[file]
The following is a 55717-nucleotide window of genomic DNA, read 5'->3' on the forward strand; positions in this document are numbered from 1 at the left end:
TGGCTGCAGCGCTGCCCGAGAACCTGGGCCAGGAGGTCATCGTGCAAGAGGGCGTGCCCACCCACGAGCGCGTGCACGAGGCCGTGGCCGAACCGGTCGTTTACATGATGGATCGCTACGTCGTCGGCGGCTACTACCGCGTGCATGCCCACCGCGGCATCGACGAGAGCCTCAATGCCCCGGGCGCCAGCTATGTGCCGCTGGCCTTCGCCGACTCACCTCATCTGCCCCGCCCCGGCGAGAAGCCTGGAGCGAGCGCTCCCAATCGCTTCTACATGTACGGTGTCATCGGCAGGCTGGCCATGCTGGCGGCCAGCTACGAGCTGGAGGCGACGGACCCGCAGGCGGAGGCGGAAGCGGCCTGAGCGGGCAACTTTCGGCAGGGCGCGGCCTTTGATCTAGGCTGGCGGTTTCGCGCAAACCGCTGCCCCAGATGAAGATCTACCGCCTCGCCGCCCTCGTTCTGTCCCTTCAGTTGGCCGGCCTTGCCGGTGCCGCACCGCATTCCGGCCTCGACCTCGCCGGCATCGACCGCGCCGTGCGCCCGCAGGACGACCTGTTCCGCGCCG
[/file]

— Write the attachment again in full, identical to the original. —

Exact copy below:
The following is a 55717-nucleotide window of genomic DNA, read 5'->3' on the forward strand; positions in this document are numbered from 1 at the left end:
TGGCTGCAGCGCTGCCCGAGAACCTGGGCCAGGAGGTCATCGTGCAAGAGGGCGTGCCCACCCACGAGCGCGTGCACGAGGCCGTGGCCGAACCGGTCGTTTACATGATGGATCGCTACGTCGTCGGCGGCTACTACCGCGTGCATGCCCACCGCGGCATCGACGAGAGCCTCAATGCCCCGGGCGCCAGCTATGTGCCGCTGGCCTTCGCCGACTCACCTCATCTGCCCCGCCCCGGCGAGAAGCCTGGAGCGAGCGCTCCCAATCGCTTCTACATGTACGGTGTCATCGGCAGGCTGGCCATGCTGGCGGCCAGCTACGAGCTGGAGGCGACGGACCCGCAGGCGGAGGCGGAAGCGGCCTGAGCGGGCAACTTTCGGCAGGGCGCGGCCTTTGATCTAGGCTGGCGGTTTCGCGCAAACCGCTGCCCCAGATGAAGATCTACCGCCTCGCCGCCCTCGTTCTGTCCCTTCAGTTGGCCGGCCTTGCCGGTGCCGCACCGCATTCCGGCCTCGACCTCGCCGGCATCGACCGCGCCGTGCGCCCGCAGGACGACCTGTTCCGCGCCG